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NPR

Looking Ahead With The Wonders Of Krulwich

In the latest installment of our "Looking Ahead" series, NPR science correspondent and Radiolab co-host Robert Krulwich talks about reporting on big ideas in imaginative ways, the old days at NPR and what he's wondering about today.
NPR

Human Scent Is Even Sweeter For Malaria Mosquitoes

Scientists used a Dutch woman's dirty stocking to learn that mosquitoes infected with malaria find humans hard to resist. Like a fungus that turns ants into zombies, the parasite seems to change the behavior of the mosquitoes for its own benefit.
WAMU 88.5

Backpacks For Dragonflies: Inside The Janelia Farm Research Campus

In a simulated indoor forest at the Janelia Farm Research Campus, scientist Anthony Leonardo uses tiny "telemetry backpacks" to study how dragonflies hunt down fruit flies.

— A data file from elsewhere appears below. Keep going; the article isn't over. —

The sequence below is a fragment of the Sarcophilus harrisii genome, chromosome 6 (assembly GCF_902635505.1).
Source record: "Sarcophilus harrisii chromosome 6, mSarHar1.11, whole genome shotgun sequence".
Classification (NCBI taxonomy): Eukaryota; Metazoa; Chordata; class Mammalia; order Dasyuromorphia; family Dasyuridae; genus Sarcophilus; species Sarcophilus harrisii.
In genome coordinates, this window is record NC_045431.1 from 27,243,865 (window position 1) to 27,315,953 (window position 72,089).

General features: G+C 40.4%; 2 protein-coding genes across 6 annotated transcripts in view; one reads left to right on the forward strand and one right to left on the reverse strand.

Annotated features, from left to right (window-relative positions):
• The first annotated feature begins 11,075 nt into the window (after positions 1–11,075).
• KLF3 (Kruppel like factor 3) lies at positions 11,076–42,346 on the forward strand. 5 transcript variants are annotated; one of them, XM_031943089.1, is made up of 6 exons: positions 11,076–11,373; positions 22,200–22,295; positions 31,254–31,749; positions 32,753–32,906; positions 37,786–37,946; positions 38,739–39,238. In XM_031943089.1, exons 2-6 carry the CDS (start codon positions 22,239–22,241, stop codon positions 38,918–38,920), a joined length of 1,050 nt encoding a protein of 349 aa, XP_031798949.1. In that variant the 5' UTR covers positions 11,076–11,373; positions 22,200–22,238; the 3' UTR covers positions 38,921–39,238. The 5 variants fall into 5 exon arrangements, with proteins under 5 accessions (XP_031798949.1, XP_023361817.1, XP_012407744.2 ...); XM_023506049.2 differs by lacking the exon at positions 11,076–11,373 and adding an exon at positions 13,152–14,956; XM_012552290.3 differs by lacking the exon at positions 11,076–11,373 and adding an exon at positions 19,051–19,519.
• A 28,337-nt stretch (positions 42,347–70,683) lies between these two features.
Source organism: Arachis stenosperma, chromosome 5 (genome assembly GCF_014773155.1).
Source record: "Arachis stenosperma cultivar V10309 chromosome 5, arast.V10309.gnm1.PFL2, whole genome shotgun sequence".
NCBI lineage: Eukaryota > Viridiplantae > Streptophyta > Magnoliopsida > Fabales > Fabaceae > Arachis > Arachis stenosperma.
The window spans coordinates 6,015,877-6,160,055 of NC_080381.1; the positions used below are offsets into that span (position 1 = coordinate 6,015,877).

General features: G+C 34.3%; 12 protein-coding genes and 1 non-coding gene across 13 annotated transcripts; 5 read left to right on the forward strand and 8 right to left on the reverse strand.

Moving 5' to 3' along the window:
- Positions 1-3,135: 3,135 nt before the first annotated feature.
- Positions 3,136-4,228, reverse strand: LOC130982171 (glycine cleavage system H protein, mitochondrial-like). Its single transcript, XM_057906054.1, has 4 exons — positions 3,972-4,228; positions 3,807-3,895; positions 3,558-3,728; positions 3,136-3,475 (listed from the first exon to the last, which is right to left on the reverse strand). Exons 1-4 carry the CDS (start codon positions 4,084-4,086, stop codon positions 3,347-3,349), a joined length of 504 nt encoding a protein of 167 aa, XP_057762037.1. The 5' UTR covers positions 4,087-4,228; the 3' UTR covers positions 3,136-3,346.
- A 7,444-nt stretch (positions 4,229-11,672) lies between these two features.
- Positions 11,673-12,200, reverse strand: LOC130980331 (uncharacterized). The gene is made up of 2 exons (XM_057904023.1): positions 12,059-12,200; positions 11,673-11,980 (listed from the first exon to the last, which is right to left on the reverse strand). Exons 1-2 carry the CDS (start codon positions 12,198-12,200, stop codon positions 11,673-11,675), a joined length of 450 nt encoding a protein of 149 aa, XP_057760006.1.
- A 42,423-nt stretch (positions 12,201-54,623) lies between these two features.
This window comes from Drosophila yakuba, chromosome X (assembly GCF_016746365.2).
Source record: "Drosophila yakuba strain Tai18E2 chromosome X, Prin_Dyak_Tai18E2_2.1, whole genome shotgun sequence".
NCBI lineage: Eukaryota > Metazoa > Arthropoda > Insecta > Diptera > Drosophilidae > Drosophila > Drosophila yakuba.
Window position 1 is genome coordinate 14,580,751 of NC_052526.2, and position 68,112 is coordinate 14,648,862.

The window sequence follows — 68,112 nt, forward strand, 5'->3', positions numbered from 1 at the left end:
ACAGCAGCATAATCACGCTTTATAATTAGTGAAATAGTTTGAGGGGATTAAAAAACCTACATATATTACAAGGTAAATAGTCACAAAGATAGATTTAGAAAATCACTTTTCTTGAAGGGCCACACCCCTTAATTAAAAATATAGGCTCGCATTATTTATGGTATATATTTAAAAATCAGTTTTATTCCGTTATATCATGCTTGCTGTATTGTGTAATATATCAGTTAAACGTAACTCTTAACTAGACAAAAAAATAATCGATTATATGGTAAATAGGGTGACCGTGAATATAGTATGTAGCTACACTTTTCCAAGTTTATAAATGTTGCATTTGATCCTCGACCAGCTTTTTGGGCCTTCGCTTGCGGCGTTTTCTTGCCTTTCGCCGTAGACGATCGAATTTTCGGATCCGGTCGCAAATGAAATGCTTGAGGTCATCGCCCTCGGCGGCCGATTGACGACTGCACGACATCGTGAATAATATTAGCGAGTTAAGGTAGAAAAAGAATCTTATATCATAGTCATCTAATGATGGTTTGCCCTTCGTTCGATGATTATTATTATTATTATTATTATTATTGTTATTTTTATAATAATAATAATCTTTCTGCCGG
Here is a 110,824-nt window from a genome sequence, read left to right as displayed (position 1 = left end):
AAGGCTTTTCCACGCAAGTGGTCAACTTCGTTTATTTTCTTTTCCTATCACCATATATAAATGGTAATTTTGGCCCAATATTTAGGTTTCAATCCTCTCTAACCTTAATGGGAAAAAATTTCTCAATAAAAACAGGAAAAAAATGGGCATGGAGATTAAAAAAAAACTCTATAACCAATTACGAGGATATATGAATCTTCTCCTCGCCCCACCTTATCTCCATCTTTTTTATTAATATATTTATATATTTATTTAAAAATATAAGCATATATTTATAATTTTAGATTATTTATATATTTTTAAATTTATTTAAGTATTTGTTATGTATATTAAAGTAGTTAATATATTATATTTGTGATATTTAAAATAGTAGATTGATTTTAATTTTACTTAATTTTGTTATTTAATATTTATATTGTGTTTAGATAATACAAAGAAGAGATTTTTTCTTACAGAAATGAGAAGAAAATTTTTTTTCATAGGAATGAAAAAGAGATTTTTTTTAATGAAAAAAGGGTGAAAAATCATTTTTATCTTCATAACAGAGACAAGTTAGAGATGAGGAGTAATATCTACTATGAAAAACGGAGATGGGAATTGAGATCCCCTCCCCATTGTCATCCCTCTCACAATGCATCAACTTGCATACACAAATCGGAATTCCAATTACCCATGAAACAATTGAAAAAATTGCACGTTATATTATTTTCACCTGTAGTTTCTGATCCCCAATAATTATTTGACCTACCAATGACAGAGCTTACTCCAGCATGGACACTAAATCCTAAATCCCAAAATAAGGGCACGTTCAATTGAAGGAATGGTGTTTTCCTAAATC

NPR

Stem Cell Milestone Revives Intense Ethical Debate

Scientists in Oregon have achieved something that has eluded researchers for years. They have created stem cells that are tailored to individual patients, made from cloned embryos. That would open the door to treating many diseases, including Alzheimer's, Parkinson's, diabetes, spinal cord injuries and many others. But researchers face ethical dilemmas.
NPR

Water Trapped For 1.5 Billion Years Could Hold Ancient Life

Scientists have discovered water that was sealed in Canadian bedrock for nearly half of Earth's history. It may contain the descendants of ancient microbes. The discovery could give scientists new insights into early life on Earth and inform the search for life on other planets.
NPR

Cloning, Stem Cells Long Mired In Legislative Gridlock

The news that scientists have successfully cloned a human embryo seems almost certain to rekindle a political fight that has raged, on and off, since the creation of Dolly the sheep. It's a fight that has, over the past decade and a half, produced a lot of heat and light and not a lot of policy.
NPR

NASA Says Kepler's Planet-Searching Days May Be Numbered

The mission launched in 2009 to hunt for Earth-like planets circling distant stars may be coming to an end because of a faulty part in the space telescope.

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